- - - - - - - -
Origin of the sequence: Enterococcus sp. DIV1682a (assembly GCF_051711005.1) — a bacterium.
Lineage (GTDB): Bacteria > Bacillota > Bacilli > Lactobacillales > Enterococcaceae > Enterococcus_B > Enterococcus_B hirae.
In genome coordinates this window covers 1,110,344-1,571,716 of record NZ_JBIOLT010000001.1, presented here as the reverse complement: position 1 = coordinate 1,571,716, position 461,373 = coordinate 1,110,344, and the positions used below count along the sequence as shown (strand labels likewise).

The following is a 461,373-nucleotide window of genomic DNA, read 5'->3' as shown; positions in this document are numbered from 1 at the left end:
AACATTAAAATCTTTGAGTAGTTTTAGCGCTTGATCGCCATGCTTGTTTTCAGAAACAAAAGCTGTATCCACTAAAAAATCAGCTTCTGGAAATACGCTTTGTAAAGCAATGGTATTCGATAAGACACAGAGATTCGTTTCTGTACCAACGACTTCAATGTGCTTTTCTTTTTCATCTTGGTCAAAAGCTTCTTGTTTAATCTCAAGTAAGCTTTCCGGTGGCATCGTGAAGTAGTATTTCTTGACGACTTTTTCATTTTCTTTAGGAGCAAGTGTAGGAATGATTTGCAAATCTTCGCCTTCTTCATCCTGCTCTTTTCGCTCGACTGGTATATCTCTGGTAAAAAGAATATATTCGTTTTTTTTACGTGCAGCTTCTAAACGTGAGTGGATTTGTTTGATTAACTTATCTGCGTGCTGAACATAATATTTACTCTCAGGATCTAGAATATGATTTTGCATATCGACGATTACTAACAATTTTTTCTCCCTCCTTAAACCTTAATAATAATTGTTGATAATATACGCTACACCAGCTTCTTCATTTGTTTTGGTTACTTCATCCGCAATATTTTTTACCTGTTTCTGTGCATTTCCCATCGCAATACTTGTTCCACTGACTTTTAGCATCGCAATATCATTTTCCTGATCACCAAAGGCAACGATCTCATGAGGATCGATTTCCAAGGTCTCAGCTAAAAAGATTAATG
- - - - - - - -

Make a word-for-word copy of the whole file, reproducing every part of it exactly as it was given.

Origin of the sequence: Enterococcus sp. DIV1682a (assembly GCF_051711005.1) — a bacterium.
Lineage (GTDB): Bacteria > Bacillota > Bacilli > Lactobacillales > Enterococcaceae > Enterococcus_B > Enterococcus_B hirae.
In genome coordinates this window covers 1,110,344-1,571,716 of record NZ_JBIOLT010000001.1, presented here as the reverse complement: position 1 = coordinate 1,571,716, position 461,373 = coordinate 1,110,344, and the positions used below count along the sequence as shown (strand labels likewise).

The following is a 461,373-nucleotide window of genomic DNA, read 5'->3' as shown; positions in this document are numbered from 1 at the left end:
AACATTAAAATCTTTGAGTAGTTTTAGCGCTTGATCGCCATGCTTGTTTTCAGAAACAAAAGCTGTATCCACTAAAAAATCAGCTTCTGGAAATACGCTTTGTAAAGCAATGGTATTCGATAAGACACAGAGATTCGTTTCTGTACCAACGACTTCAATGTGCTTTTCTTTTTCATCTTGGTCAAAAGCTTCTTGTTTAATCTCAAGTAAGCTTTCCGGTGGCATCGTGAAGTAGTATTTCTTGACGACTTTTTCATTTTCTTTAGGAGCAAGTGTAGGAATGATTTGCAAATCTTCGCCTTCTTCATCCTGCTCTTTTCGCTCGACTGGTATATCTCTGGTAAAAAGAATATATTCGTTTTTTTTACGTGCAGCTTCTAAACGTGAGTGGATTTGTTTGATTAACTTATCTGCGTGCTGAACATAATATTTACTCTCAGGATCTAGAATATGATTTTGCATATCGACGATTACTAACAATTTTTTCTCCCTCCTTAAACCTTAATAATAATTGTTGATAATATACGCTACACCAGCTTCTTCATTTGTTTTGGTTACTTCATCCGCAATATTTTTTACCTGTTTCTGTGCATTTCCCATCGCAATACTTGTTCCACTGACTTTTAGCATCGCAATATCATTTTCCTGATCACCAAAGGCAACGATCTCATGAGGATCGATTTCCAAGGTCTCAGCTAAAAAGATTAATG